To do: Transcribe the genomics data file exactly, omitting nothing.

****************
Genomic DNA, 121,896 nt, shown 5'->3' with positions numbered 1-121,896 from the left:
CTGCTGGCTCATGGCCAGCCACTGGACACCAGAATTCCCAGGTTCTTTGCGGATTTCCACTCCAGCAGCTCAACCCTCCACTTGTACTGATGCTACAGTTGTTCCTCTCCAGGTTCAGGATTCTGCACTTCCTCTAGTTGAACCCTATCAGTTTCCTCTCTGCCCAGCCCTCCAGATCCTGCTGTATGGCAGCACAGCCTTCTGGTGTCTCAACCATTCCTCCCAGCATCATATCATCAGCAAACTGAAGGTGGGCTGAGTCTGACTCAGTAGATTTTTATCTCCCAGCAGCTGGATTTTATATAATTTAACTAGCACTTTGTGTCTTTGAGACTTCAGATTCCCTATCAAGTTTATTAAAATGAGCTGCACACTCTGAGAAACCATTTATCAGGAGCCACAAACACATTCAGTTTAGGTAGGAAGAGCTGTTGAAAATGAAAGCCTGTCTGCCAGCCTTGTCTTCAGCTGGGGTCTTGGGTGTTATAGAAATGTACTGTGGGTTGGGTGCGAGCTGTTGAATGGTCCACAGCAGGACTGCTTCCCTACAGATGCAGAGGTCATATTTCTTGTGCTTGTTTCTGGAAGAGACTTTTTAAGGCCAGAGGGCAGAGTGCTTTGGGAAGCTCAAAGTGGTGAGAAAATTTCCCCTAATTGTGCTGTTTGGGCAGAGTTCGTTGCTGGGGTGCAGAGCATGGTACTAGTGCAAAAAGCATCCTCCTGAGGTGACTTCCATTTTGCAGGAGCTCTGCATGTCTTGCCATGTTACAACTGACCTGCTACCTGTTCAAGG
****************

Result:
Genomic DNA, 121,896 nt, shown 5'->3' with positions numbered 1-121,896 from the left:
CTGCTGGCTCATGGCCAGCCACTGGACACCAGAATTCCCAGGTTCTTTGCGGATTTCCACTCCAGCAGCTCAACCCTCCACTTGTACTGATGCTACAGTTGTTCCTCTCCAGGTTCAGGATTCTGCACTTCCTCTAGTTGAACCCTATCAGTTTCCTCTCTGCCCAGCCCTCCAGATCCTGCTGTATGGCAGCACAGCCTTCTGGTGTCTCAACCATTCCTCCCAGCATCATATCATCAGCAAACTGAAGGTGGGCTGAGTCTGACTCAGTAGATTTTTATCTCCCAGCAGCTGGATTTTATATAATTTAACTAGCACTTTGTGTCTTTGAGACTTCAGATTCCCTATCAAGTTTATTAAAATGAGCTGCACACTCTGAGAAACCATTTATCAGGAGCCACAAACACATTCAGTTTAGGTAGGAAGAGCTGTTGAAAATGAAAGCCTGTCTGCCAGCCTTGTCTTCAGCTGGGGTCTTGGGTGTTATAGAAATGTACTGTGGGTTGGGTGCGAGCTGTTGAATGGTCCACAGCAGGACTGCTTCCCTACAGATGCAGAGGTCATATTTCTTGTGCTTGTTTCTGGAAGAGACTTTTTAAGGCCAGAGGGCAGAGTGCTTTGGGAAGCTCAAAGTGGTGAGAAAATTTCCCCTAATTGTGCTGTTTGGGCAGAGTTCGTTGCTGGGGTGCAGAGCATGGTACTAGTGCAAAAAGCATCCTCCTGAGGTGACTTCCATTTTGCAGGAGCTCTGCATGTCTTGCCATGTTACAACTGACCTGCTACCTGTTCAAGG